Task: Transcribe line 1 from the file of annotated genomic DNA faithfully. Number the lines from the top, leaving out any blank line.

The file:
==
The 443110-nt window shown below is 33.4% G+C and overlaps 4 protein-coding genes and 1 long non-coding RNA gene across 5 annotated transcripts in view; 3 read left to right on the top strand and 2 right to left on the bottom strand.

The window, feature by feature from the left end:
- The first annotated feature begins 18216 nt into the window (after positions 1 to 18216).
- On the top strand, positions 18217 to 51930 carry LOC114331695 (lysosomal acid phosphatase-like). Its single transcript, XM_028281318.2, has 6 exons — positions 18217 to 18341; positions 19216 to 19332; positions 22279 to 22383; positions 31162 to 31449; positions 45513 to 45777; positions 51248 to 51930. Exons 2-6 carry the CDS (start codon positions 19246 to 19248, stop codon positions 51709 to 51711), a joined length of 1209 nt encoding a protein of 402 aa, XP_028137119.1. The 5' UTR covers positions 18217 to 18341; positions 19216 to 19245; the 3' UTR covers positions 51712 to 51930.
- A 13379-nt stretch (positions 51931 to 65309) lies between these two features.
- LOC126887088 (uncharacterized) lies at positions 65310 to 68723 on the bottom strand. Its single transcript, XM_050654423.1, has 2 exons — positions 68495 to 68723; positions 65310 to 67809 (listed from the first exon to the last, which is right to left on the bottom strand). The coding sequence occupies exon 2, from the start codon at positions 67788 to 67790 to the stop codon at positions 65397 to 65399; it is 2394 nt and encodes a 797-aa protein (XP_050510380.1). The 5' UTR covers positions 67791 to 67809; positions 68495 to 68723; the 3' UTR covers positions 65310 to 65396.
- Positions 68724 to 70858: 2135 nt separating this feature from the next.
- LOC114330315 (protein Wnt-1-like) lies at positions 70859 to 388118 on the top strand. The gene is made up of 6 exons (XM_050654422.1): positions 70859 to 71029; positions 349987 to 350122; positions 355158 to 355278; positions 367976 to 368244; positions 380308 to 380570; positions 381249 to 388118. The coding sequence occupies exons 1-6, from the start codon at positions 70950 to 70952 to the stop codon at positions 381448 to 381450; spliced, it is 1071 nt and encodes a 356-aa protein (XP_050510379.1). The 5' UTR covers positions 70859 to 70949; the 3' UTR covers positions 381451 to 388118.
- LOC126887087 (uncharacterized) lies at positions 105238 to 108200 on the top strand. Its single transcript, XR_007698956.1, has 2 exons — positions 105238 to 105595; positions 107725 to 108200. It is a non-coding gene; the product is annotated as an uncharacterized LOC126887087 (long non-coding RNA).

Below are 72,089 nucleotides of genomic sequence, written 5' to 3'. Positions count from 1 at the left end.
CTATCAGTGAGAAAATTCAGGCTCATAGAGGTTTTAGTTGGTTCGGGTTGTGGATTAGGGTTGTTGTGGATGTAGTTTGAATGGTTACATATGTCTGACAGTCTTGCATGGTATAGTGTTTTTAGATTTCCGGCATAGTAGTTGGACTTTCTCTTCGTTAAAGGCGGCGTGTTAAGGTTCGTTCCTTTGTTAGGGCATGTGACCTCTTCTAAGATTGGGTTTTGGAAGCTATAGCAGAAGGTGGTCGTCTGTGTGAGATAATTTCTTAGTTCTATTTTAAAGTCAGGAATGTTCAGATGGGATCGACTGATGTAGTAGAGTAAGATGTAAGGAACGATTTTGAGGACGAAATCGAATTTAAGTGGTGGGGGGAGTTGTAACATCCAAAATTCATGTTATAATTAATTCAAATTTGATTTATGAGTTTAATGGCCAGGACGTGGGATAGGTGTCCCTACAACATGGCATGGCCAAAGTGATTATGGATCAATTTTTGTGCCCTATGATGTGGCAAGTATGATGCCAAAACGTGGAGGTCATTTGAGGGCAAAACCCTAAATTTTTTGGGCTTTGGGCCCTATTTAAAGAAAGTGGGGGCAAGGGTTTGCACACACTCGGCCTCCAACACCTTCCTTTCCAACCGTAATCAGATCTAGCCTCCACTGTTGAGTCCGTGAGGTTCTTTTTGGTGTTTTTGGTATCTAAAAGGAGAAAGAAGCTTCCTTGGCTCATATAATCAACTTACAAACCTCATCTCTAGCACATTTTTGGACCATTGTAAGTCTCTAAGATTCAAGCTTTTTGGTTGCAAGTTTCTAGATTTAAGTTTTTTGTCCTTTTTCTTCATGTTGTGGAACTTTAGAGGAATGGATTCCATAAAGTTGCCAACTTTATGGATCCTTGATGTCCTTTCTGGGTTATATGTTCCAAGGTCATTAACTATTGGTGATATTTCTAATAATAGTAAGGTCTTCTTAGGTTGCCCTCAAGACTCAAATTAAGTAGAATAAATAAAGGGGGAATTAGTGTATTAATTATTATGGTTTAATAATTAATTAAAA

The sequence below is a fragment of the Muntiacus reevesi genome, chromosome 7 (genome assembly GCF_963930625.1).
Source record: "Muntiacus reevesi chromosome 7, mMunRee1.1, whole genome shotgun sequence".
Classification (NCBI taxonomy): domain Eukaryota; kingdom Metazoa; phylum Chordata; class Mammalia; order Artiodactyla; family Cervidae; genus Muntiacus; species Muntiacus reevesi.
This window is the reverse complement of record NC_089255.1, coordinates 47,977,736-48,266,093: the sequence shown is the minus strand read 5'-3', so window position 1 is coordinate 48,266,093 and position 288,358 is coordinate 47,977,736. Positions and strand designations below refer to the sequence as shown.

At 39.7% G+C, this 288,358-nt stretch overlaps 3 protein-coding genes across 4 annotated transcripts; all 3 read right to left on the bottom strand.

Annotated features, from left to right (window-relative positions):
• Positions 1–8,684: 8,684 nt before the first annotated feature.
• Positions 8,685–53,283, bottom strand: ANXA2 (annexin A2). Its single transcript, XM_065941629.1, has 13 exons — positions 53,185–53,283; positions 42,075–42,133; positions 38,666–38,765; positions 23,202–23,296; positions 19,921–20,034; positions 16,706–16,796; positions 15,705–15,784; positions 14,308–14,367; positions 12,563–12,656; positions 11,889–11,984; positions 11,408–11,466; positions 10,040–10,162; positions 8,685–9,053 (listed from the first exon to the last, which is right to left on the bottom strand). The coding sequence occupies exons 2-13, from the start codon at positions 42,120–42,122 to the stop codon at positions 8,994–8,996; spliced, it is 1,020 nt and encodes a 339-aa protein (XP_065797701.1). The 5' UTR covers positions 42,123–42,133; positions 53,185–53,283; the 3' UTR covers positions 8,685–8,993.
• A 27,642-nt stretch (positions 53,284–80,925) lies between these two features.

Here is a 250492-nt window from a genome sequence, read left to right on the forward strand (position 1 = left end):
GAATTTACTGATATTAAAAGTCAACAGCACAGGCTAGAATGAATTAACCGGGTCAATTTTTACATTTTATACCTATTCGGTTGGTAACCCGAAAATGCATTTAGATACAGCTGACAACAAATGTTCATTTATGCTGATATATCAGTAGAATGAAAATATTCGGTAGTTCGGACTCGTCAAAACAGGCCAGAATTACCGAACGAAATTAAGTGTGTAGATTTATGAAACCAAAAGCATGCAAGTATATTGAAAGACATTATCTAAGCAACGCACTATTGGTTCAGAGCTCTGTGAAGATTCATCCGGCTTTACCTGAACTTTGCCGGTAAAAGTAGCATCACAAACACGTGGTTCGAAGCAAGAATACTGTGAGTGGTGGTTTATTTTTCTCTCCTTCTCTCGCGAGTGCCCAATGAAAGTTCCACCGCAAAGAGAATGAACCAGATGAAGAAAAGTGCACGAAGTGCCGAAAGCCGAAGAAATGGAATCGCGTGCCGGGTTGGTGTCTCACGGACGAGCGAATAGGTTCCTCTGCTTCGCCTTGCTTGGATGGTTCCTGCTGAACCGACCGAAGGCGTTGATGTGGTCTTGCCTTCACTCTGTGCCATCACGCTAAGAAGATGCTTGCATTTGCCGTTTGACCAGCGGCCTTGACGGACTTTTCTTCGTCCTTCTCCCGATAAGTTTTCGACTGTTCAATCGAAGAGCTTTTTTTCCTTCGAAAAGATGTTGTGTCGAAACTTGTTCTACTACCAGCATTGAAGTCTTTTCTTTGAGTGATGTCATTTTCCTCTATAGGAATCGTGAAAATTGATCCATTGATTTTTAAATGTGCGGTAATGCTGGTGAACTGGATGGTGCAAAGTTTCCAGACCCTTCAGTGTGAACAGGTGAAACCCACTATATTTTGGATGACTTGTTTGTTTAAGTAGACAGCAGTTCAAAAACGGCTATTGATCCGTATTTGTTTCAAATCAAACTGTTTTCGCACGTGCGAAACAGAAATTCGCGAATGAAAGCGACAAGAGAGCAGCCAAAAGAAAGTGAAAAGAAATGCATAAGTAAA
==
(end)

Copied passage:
The 443110-nt window shown below is 33.4% G+C and overlaps 4 protein-coding genes and 1 long non-coding RNA gene across 5 annotated transcripts in view; 3 read left to right on the top strand and 2 right to left on the bottom strand.